Domenico Fancelli, an Italian sculptor in Spain

Domenico Fancelli was an Italian sculptor who has gone down in history for being the introducer of the Renaissance aesthetic in sculpture in Spain. He is the author of some of the most beautiful examples of funerary sculptures in the country and his art is spread throughout the Spanish geography. Do you want to know where?

Who was Domenico Fancelli

He was born in Settignano, near Florence, in 1469. His training is still unknown, although it must have taken place between Florence and Rome. His talent must have been widely and well known, since the Count of Tendilla, don Iñigo López de Mendoza y Quiñones, would commission him to sculpt the cenotaph of his brother who died in 1502Don Diego de Mendoza, Archbishop of Seville.

That commission would be the one that opened the doors of Spain to Domenico Fancelli. This is so because, despite the fact that he made it in Genoa, the sepulcher was moved to Seville, where the sculptor himself would place it on the side of the chapel of the Virgen de la Antigua in Seville cathedral.

This commission would be followed by others, such as the trunk-pyramidal cenotaph of the infante don Juan de Aragón and the most spectacular of all: that of the Catholic Monarchs located in the Royal Chapel of Granada. Finally, Domenico died in Zaragoza in 1519, having to his credit being the introducer of the Renaissance in Spanish sculpture and a source of inspiration for other contemporary and later artists.

Tomb of Cardinal Diego Hurtado de Mendoza

This is the first commission that Domenico Fancelli had in Spain. The commission came from the Count of Tendilla, who frequently visited Italian lands as an ambassador to Pope Innocent VIII.

Conceived as an arcosolium, it is located on one of the side walls of the chapel of the Virgen de la Antigua in the cathedral of Seville and is carved in Carrara marble. The cardinal is reclining resting on a bed of smooth carvingsupported by corbels between which hang garlands.

To this is framed by two robust columns carved in its entirety. About Cardinal Fancelli he placed three scenes: Seated Madonna with Child, The resurrection Y Saint Anne teaching the Virgin to read. And above these scenes there is a frieze in which the portraits of the cardinal’s brothers stand out.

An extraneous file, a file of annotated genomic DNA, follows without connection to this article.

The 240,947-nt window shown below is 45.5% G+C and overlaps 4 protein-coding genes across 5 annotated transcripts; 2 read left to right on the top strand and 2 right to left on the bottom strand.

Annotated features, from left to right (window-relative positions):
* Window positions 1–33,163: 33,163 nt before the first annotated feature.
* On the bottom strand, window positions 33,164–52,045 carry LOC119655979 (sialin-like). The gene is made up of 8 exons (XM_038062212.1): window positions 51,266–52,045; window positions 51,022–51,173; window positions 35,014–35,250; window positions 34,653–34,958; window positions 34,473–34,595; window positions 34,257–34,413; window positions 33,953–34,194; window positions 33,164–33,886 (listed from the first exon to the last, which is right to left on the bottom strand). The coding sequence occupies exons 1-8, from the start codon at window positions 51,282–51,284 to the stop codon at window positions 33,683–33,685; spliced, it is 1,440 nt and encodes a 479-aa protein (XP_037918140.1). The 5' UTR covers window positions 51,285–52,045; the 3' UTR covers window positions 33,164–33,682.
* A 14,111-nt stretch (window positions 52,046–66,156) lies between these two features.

Tabernacle of the infant Don Juan de Aragón

Tabernacle of the Infante Don Juan – Selbymay / Wikimedia Commons

The heir to the Catholic Monarchs died at the age of 19. Ferdinand the Catholic commissioned the Italian sculptor to create a tomb for his son. For this he traveled to Granada where he made a portrait that he would take to Genoa to make the tabernacle, also in Carrara marble.

Completed at the end of 1512, the sculptor traveled back to Spain and installed it in the church of the Santo Tomás el Real monastery in Ávila. It has a truncated-pyramidal structure, the first of this category in Spain.. The taps in the corners and the tondos on the sides stand out.

Tomb of the Catholic Monarchs, the masterpiece of Domenico Fancelli

A year later he was commissioned to sculpt the cenotaph of the Catholic Monarchs for the transept of the Royal Chapel of Granada. There is evidence of the purchase of Carrara marble, 25 truckloads specifically. It is a work that would be completed in 1517, at which time he returned to Spain to place it in the right place, in front of the altar.

It would remain there until 1603, when it was moved to one side to make room for the sepulcher of Juana la Loca and Felipe el Hermoso, made by Bartolomé Ordoñez following the model of the previous one. In this sepulcher he further refined the forms and its texture is exquisite, the recumbent ones seem almost real.

At the bottom of the pyramid, Fancelli placed a tondo on each of the sides, among which stand out those who represent the baptism of christ Y the resurrection. And next to them, the apostles. In the corners, and following the model of the infante don Juan, the sculptor placed four griffins, the guardians of wealth.

On this body, he placed another with beautiful garlands and angels holding the shields of the kingdom. Y in the corners sculptures of the four doctors of the church: Saint Ambrose, Saint Augustine, Saint Jerome and Saint Gregory the Great. In the upper part the kings are represented, who seem real, and at their feet are two small lions typical of the Spanish funerary tradition.

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